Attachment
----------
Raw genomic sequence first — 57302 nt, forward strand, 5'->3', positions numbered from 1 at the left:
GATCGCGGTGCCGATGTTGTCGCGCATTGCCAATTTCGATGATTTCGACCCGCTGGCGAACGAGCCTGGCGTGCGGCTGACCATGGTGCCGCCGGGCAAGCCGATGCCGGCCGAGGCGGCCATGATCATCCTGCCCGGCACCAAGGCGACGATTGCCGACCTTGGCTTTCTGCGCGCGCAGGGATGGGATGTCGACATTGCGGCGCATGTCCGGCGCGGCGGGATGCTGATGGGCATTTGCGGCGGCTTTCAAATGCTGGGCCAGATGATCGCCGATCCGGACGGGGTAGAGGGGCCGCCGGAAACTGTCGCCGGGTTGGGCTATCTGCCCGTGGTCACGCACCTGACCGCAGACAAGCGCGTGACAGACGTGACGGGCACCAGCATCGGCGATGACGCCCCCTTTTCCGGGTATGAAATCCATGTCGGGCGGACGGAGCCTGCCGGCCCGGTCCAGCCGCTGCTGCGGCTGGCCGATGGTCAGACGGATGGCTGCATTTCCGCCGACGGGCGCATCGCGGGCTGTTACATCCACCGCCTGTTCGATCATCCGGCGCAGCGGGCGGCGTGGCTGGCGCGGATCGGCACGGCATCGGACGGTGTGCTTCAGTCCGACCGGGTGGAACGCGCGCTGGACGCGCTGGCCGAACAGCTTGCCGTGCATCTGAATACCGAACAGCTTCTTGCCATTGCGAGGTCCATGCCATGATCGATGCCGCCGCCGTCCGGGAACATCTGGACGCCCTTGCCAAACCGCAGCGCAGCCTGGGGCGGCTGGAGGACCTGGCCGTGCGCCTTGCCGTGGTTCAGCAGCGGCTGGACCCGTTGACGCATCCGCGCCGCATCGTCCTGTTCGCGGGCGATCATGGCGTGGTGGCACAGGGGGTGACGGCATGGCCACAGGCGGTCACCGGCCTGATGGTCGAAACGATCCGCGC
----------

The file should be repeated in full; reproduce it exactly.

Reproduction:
Raw genomic sequence first — 57302 nt, forward strand, 5'->3', positions numbered from 1 at the left:
GATCGCGGTGCCGATGTTGTCGCGCATTGCCAATTTCGATGATTTCGACCCGCTGGCGAACGAGCCTGGCGTGCGGCTGACCATGGTGCCGCCGGGCAAGCCGATGCCGGCCGAGGCGGCCATGATCATCCTGCCCGGCACCAAGGCGACGATTGCCGACCTTGGCTTTCTGCGCGCGCAGGGATGGGATGTCGACATTGCGGCGCATGTCCGGCGCGGCGGGATGCTGATGGGCATTTGCGGCGGCTTTCAAATGCTGGGCCAGATGATCGCCGATCCGGACGGGGTAGAGGGGCCGCCGGAAACTGTCGCCGGGTTGGGCTATCTGCCCGTGGTCACGCACCTGACCGCAGACAAGCGCGTGACAGACGTGACGGGCACCAGCATCGGCGATGACGCCCCCTTTTCCGGGTATGAAATCCATGTCGGGCGGACGGAGCCTGCCGGCCCGGTCCAGCCGCTGCTGCGGCTGGCCGATGGTCAGACGGATGGCTGCATTTCCGCCGACGGGCGCATCGCGGGCTGTTACATCCACCGCCTGTTCGATCATCCGGCGCAGCGGGCGGCGTGGCTGGCGCGGATCGGCACGGCATCGGACGGTGTGCTTCAGTCCGACCGGGTGGAACGCGCGCTGGACGCGCTGGCCGAACAGCTTGCCGTGCATCTGAATACCGAACAGCTTCTTGCCATTGCGAGGTCCATGCCATGATCGATGCCGCCGCCGTCCGGGAACATCTGGACGCCCTTGCCAAACCGCAGCGCAGCCTGGGGCGGCTGGAGGACCTGGCCGTGCGCCTTGCCGTGGTTCAGCAGCGGCTGGACCCGTTGACGCATCCGCGCCGCATCGTCCTGTTCGCGGGCGATCATGGCGTGGTGGCACAGGGGGTGACGGCATGGCCACAGGCGGTCACCGGCCTGATGGTCGAAACGATCCGCGC